Date: 22 June - 5 July
Coverage: BBC One, BBC Two, BBC HD, Red Button, website streaming (UK only) and text commentary, 5 Live, 5 Live Sports Extra, BBC iPlayer
Tennis on the BBC
Fans on Henman Hill watching the Murray-Roddick match
By David Ornstein
BBC Sport at Wimbledon
The haste with which Henman Hill emptied following Andy Murray's defeat in the Wimbledon semi-finals suggested a feeling of unbearable disappointment and utter deflation among the British number one's supporters.
Murray was aiming to become the first British man in 71 years to reach the Wimbledon final but an inspired performance by Andy Roddick saw his bid go up in smoke.
Thousands headed for the All England Clubs exits within seconds of the match finishing at 1844 BST while pockets of spectators - both American and British - stayed to toast Roddick's victory.
But neither reaction was intended as a slight in the direction of Murray.
The 22-year-old's performance and effort was wholeheartedly applauded and many left SW19 more convinced than ever that they had witnessed a future Grand Slam champion in the making.
"It's hard to be upset by the result when both players produced such beautiful tennis," Mike Thorpe from Gloucestershire told BBC Sport.
"I would have liked Murray to win but you have to say that Roddick deserved it in the end. Murray played brilliantly - he couldn't have put any more effort into the match and he hasn't let anyone down.
"But he came up against an opponent who played marginally better than him on the day. There wasn't a cigarette paper between them."
Many had tipped Murray to become the first British man to win a Grand Slam singles title since Fred Perry in 1936 - and for the foreseeable future he remains the nation's premier hope to do so - but he will have to wait at least another year for another chance on home soil.
But there seems little doubt that Murray's opportunities will continue to arrive or that he is well on course for greatness within his profession.
"I'm gutted that he didn't win but we've all seen evidence this fortnight that Andy has everything it takes to win Wimbledon eventually," said Paul McLair from Glasgow.
"I guess I'm a little bit shocked because Murray has a great record against Roddick and on a good day he would have hammered him, so I was convinced he would win.
"But at 22 you're only going to get better. He will win Grand Slam titles and Wimbledon will definitely be one of them."
Murray came into the match with a 6-2 head-to-head advantage over Roddick and, having won their only previous meeting on grass, the Scot was expected to triumph on Centre Court.
But one break of serve saw a nervy-looking Murray concede the first set and, although he hit back in the second, three break points went begging in game one of the third set, which Roddick went on to take on a tie-break.
The 26-year-old American continued to serve and volley impeccably in the fourth set and reached his third Wimbledon final with a 6-4 4-6 7-6 (9-7) 7-6 (7-5) win.
"The atmosphere on the 'hill' before the match was one of confidence - most people expected nothing other than a Murray win," said Lydia Arman from Portsmouth. "Roddick has had a good tournament but no-one expected him to play that well."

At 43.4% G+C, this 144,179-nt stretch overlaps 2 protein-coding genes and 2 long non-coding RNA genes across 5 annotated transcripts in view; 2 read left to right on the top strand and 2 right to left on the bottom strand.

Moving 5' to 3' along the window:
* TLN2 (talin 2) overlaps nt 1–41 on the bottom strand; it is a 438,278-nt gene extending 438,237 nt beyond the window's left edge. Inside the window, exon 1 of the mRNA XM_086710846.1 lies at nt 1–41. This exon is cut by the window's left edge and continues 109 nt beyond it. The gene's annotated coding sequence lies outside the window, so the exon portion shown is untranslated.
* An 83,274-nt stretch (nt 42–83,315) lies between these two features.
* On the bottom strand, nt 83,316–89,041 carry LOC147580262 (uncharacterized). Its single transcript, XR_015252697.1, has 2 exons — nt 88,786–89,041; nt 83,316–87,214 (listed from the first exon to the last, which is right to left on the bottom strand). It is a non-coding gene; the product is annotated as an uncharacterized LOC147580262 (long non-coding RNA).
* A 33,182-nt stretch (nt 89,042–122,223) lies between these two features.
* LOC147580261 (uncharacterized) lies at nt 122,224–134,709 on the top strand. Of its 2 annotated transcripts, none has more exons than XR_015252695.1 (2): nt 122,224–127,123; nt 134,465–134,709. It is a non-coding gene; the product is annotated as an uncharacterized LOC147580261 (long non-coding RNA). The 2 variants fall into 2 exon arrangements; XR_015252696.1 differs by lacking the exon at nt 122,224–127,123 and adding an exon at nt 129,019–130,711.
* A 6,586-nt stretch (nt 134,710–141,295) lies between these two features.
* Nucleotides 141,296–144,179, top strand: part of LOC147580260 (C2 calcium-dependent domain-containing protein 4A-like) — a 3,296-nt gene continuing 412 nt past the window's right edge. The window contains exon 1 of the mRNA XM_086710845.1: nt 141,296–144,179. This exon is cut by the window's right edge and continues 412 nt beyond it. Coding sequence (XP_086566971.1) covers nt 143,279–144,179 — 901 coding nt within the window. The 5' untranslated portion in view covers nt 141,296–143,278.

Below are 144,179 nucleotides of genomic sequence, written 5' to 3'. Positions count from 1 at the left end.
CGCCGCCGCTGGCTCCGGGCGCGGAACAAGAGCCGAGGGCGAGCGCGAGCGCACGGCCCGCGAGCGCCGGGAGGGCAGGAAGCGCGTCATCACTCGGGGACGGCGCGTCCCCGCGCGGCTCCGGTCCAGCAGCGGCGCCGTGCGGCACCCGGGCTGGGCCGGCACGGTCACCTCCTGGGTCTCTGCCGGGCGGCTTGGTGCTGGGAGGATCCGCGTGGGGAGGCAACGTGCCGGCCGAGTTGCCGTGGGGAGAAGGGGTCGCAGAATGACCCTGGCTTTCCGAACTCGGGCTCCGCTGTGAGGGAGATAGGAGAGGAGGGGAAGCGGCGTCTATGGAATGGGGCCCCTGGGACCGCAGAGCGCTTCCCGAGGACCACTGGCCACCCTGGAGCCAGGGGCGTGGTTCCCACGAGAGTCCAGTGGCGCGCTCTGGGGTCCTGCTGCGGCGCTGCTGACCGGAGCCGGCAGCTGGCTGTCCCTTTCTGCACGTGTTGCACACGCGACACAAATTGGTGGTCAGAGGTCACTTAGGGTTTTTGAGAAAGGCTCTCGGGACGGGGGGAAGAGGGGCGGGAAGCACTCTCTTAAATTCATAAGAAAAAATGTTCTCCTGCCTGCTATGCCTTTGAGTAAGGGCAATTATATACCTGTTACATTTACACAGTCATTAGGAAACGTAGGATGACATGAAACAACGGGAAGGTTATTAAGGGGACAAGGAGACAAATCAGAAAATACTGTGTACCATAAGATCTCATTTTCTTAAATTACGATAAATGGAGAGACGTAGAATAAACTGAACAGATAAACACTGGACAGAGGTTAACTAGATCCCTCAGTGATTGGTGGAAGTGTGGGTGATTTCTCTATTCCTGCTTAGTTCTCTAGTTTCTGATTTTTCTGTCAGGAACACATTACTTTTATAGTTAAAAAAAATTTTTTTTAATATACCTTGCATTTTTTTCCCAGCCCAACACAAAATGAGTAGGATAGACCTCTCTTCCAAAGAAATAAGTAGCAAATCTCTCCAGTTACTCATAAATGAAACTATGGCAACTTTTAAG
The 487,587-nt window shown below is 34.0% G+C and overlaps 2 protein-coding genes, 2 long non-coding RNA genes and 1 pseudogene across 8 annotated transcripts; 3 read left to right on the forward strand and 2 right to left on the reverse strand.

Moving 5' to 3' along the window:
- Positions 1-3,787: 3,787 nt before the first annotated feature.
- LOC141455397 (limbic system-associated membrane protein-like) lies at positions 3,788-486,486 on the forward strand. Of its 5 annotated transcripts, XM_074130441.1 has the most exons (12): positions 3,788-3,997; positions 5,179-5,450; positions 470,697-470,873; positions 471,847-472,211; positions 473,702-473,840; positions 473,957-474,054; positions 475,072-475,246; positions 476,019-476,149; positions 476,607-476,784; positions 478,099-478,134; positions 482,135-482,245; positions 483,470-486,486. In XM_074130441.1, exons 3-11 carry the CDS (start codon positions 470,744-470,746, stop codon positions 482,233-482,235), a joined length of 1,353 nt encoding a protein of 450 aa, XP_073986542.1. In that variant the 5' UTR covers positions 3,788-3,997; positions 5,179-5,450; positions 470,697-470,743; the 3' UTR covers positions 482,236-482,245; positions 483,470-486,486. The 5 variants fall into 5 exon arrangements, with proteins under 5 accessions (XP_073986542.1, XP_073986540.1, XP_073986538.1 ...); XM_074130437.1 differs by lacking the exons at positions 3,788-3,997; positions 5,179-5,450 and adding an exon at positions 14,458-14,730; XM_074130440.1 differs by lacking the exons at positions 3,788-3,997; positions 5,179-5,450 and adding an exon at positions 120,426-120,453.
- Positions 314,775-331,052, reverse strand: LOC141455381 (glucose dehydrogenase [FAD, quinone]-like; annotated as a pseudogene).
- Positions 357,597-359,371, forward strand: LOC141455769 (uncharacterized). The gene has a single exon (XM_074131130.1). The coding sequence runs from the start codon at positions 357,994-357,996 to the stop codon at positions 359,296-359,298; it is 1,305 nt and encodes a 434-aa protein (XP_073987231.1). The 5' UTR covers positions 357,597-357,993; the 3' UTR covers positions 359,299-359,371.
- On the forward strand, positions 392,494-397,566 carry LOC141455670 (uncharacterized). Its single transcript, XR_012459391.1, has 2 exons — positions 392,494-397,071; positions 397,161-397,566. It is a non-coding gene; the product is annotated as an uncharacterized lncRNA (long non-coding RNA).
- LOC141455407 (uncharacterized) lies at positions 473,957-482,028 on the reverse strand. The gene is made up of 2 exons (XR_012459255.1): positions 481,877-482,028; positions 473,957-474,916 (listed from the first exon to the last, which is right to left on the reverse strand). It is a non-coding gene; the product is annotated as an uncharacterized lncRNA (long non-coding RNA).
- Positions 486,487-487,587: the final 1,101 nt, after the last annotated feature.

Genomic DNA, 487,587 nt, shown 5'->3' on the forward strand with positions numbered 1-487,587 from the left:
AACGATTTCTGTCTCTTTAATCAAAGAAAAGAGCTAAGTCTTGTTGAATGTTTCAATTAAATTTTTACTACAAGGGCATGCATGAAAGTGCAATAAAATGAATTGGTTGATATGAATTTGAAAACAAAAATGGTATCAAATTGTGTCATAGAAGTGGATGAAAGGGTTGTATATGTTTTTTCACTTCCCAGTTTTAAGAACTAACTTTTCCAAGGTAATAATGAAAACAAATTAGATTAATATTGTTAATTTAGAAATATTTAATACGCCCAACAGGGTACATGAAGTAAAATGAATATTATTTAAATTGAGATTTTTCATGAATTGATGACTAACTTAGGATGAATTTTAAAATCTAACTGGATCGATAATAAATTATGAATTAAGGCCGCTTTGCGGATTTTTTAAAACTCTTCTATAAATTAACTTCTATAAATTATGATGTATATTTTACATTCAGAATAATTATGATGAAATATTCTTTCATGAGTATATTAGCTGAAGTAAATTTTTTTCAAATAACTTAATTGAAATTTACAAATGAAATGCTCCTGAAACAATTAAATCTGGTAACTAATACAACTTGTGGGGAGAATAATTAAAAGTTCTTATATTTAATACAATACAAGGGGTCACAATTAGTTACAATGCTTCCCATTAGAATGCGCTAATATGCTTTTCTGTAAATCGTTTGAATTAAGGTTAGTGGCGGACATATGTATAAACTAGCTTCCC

Jon Crisp from Merton Park added: "Murray just didn't take his chances when they came and Roddick showed all his experience to come through. His serving was incredible and he showed great maturity in the tie-breaks.
"Murray had three break points in the first game of the third set but didn't take any and if you can't take them at this level then the top players make you pay."
Having watched on last week as British tennis equalled its worst collective Wimbledon performance - nine out of 11 singles players lost in round one of the main singles draws - the home fans departed with a sense of pride at Murray's run to the last four.
But opinions about about the world number three remain mixed and, for some, he is yet to overtake former British number one Tim Henman in the popularity stakes.
"Murray is a greatly improved tennis player and a greatly improved athlete," said David Owens from West Sussex. "But as far as his personality is concerned the jury is still out.
"It is difficult to warm to him. I may be wrong, he may be the nicest guy in the world, but he doesn't come over that way.
"With Tim there was always a vulnerability, it was a bonus if he reached the second week and the crowd always felt part of his matches - like we could really spur him on.
"Andy is already a better player than Tim was and doesn't seem to need or want the crowd. Until that changes - and it may never - he will never earn the cult hero status that Tim had."
One player who certainly has that status at the All England Club is Roger Federer, Roddick's opponent in Sunday's final.
The Swiss is bidding for his sixth Wimbledon triumph and a record 15th Grand Slam title, and there is little doubt who many of the fans will be supporting.
"I thought Federer would have beaten Murray in the final and I think he'll get past Roddick quite comfortably," said Pam Payne from Kent.
"I am sad for Murray but to be perfectly honest I'm a Federer fan and I'm desperate for him to make history here at Wimbledon - that would so special."